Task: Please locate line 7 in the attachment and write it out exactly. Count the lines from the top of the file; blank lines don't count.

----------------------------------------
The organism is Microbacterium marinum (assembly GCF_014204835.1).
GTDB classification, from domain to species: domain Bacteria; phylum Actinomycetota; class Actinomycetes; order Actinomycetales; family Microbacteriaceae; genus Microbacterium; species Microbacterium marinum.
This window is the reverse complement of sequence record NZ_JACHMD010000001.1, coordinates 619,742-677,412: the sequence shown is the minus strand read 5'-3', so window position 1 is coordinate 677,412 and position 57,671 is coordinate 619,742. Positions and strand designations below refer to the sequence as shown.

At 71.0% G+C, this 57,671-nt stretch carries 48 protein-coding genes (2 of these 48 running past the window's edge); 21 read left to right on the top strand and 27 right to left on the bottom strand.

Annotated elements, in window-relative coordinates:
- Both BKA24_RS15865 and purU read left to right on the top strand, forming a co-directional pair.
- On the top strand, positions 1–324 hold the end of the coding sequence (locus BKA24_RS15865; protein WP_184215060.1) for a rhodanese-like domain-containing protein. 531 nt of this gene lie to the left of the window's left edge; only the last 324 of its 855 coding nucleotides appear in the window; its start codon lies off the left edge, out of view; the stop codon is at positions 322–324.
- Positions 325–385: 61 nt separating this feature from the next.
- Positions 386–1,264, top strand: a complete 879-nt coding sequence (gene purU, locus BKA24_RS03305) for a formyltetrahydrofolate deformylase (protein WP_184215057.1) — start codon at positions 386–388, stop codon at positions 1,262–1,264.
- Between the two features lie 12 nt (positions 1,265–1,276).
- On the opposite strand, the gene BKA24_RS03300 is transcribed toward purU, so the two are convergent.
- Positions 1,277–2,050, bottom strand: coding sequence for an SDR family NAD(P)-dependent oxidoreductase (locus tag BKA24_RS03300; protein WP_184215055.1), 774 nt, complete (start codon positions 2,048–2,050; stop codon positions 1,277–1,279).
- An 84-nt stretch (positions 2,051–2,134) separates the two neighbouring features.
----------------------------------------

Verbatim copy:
- On the top strand, positions 1–324 hold the end of the coding sequence (locus BKA24_RS15865; protein WP_184215060.1) for a rhodanese-like domain-containing protein. 531 nt of this gene lie to the left of the window's left edge; only the last 324 of its 855 coding nucleotides appear in the window; its start codon lies off the left edge, out of view; the stop codon is at positions 322–324.